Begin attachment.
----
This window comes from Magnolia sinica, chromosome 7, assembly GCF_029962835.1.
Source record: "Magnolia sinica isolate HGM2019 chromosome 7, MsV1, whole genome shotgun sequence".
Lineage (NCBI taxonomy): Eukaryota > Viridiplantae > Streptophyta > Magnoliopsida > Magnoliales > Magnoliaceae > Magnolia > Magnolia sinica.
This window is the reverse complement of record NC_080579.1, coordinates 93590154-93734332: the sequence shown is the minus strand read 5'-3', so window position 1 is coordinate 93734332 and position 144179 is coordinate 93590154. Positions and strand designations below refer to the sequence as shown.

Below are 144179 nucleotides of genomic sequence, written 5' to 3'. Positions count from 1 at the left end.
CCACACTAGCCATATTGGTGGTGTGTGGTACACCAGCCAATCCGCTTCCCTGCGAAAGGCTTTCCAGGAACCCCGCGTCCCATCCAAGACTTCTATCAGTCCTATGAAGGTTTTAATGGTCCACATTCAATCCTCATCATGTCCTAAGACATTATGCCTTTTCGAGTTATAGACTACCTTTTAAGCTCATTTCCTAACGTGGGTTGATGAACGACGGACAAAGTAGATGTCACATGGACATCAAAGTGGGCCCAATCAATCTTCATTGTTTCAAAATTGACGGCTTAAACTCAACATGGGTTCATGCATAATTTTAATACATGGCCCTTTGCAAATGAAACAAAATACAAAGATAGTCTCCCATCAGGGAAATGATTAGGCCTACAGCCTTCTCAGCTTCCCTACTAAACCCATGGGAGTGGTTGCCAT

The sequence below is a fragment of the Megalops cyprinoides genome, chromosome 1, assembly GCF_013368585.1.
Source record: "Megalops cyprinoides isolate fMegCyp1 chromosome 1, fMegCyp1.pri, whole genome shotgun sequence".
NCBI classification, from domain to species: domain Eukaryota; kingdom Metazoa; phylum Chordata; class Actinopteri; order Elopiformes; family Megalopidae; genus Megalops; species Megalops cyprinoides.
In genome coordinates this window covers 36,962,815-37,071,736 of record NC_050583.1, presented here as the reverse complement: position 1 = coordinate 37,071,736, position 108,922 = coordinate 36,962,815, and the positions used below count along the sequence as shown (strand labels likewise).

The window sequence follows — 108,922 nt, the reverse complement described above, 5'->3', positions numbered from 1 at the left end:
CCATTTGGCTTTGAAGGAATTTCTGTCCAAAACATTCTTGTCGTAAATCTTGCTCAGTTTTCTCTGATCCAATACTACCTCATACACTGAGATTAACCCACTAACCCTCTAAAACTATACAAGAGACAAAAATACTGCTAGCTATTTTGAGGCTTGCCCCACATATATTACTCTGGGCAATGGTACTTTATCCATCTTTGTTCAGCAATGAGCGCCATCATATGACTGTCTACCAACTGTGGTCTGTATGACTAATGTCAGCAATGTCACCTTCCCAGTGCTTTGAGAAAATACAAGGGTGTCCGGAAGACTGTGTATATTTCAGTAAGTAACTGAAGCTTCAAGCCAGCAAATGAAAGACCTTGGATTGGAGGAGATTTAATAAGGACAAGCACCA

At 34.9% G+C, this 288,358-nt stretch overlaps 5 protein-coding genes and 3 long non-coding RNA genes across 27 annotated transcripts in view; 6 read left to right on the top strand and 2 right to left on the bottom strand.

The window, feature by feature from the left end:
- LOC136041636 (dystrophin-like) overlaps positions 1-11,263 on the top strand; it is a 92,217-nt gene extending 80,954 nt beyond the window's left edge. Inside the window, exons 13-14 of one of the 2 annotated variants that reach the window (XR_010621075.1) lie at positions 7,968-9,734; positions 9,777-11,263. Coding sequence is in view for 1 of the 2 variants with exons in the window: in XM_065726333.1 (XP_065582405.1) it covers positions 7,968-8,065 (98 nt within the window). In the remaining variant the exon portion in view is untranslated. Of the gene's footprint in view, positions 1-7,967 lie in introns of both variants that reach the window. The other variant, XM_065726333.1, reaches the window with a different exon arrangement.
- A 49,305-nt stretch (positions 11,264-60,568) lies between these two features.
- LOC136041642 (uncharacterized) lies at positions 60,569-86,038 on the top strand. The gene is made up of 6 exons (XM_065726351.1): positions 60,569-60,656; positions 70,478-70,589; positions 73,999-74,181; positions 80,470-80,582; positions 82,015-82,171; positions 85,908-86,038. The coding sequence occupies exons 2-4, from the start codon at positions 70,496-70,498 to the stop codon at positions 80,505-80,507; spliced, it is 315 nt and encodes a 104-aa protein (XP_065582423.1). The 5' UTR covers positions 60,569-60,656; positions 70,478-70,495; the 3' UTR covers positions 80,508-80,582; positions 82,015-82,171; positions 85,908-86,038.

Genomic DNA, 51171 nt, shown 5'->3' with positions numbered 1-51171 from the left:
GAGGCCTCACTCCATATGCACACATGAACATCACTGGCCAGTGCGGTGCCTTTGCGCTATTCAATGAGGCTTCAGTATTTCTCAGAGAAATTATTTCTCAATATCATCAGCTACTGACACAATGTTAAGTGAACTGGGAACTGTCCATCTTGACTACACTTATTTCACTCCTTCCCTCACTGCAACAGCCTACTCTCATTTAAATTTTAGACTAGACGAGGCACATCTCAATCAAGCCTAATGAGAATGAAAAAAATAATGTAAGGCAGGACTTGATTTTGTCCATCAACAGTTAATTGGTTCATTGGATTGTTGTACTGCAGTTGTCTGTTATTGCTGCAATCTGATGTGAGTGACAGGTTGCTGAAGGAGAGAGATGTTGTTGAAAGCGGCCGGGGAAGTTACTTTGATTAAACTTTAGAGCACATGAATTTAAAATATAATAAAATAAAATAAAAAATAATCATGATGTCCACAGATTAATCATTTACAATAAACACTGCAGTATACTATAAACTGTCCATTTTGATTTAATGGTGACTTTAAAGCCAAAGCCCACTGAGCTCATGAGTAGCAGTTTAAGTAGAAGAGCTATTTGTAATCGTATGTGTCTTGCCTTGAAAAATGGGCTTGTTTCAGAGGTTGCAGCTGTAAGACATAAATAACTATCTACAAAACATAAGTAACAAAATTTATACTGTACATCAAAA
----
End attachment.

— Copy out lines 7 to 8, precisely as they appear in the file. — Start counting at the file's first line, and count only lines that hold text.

The sequence below is a fragment of the Megalops cyprinoides genome, chromosome 1, assembly GCF_013368585.1.
Source record: "Megalops cyprinoides isolate fMegCyp1 chromosome 1, fMegCyp1.pri, whole genome shotgun sequence".